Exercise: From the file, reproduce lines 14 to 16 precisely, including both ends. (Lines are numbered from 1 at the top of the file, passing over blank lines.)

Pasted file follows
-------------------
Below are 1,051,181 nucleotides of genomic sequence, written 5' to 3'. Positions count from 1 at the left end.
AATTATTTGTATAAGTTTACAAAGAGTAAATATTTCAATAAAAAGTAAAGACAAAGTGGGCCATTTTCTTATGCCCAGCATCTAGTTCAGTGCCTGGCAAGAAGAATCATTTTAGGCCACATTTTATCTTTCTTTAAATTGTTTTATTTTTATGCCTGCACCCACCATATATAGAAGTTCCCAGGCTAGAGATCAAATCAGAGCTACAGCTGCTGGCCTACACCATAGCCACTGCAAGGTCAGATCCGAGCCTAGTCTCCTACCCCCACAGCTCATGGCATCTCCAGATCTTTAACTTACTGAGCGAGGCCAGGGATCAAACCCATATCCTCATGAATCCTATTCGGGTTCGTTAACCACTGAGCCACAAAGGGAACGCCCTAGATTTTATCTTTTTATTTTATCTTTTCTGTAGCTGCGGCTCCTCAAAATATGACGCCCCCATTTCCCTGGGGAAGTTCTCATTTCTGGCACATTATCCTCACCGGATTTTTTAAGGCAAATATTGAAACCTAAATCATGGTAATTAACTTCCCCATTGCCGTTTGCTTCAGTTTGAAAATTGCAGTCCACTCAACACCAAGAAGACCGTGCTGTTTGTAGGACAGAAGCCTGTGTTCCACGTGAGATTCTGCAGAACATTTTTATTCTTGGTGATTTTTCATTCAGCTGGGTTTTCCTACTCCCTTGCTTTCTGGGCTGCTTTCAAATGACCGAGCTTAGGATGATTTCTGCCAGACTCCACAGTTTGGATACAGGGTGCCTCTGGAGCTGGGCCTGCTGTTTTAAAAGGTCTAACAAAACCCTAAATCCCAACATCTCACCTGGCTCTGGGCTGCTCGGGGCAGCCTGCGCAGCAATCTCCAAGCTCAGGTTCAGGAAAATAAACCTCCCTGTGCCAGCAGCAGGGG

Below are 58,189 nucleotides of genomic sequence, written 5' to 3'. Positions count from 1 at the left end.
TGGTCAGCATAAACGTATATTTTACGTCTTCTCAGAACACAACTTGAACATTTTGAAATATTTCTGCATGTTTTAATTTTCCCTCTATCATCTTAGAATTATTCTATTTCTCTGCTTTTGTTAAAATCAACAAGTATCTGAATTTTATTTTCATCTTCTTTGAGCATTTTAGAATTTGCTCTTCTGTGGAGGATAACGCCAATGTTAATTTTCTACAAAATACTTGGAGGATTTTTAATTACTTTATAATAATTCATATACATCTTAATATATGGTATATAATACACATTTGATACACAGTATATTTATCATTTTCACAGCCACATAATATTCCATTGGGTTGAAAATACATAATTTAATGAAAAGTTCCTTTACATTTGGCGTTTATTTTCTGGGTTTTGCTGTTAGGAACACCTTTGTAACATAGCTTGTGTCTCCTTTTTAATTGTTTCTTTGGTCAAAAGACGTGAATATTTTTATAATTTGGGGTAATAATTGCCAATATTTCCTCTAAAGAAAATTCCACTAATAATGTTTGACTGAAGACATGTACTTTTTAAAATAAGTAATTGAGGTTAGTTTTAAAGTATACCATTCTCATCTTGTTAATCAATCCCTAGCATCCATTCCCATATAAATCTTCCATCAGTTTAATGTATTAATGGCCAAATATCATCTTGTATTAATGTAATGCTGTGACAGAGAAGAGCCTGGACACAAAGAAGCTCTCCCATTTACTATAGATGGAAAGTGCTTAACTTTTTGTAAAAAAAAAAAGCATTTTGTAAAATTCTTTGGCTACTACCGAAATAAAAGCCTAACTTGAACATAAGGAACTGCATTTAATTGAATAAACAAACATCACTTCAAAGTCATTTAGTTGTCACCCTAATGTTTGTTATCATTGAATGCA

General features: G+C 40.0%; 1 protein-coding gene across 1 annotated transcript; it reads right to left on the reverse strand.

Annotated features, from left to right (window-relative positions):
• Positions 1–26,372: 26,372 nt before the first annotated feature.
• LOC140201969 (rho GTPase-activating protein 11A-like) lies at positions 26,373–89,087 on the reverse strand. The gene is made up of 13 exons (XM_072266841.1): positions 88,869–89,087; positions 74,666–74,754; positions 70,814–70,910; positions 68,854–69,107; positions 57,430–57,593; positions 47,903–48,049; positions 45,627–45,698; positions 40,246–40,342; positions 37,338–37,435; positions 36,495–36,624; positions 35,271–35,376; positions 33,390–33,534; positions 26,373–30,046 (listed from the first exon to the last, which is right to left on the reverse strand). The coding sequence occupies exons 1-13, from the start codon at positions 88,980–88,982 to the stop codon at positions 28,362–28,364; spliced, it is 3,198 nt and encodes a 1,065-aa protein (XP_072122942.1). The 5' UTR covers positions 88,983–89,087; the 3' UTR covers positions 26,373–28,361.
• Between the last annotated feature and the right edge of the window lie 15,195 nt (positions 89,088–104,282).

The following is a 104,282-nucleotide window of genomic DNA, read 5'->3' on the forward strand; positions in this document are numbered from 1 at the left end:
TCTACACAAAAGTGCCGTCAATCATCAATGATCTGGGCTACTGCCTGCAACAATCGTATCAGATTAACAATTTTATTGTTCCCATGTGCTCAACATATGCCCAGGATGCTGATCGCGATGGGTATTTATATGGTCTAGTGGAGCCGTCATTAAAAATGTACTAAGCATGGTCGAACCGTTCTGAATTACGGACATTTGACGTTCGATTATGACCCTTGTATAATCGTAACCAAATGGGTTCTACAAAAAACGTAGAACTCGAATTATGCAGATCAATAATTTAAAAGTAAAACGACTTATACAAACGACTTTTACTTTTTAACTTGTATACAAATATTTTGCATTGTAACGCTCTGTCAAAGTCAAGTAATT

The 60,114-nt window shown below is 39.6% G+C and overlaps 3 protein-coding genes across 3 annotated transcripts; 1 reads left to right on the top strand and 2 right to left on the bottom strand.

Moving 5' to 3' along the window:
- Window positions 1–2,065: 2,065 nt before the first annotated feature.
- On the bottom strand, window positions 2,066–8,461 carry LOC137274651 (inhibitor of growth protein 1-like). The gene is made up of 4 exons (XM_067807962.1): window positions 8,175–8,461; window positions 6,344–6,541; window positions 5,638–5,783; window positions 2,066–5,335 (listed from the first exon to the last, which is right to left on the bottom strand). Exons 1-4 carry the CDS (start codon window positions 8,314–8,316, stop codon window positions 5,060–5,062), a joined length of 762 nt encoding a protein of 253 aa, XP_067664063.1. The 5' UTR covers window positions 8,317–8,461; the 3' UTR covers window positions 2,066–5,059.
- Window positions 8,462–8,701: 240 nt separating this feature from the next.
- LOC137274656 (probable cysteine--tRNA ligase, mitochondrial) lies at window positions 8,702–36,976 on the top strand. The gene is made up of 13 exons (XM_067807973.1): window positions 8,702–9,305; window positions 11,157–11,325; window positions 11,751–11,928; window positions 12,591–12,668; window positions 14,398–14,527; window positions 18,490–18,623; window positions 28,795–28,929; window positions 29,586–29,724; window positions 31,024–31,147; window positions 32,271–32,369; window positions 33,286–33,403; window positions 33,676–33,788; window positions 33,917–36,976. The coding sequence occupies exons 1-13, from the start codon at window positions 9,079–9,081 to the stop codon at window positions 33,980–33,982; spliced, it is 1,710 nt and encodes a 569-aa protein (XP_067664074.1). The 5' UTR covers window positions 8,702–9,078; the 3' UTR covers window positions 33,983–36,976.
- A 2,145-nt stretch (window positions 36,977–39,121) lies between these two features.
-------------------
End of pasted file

- Window positions 1–2,065: 2,065 nt before the first annotated feature.
- On the bottom strand, window positions 2,066–8,461 carry LOC137274651 (inhibitor of growth protein 1-like). The gene is made up of 4 exons (XM_067807962.1): window positions 8,175–8,461; window positions 6,344–6,541; window positions 5,638–5,783; window positions 2,066–5,335 (listed from the first exon to the last, which is right to left on the bottom strand). Exons 1-4 carry the CDS (start codon window positions 8,314–8,316, stop codon window positions 5,060–5,062), a joined length of 762 nt encoding a protein of 253 aa, XP_067664063.1. The 5' UTR covers window positions 8,317–8,461; the 3' UTR covers window positions 2,066–5,059.
- Window positions 8,462–8,701: 240 nt separating this feature from the next.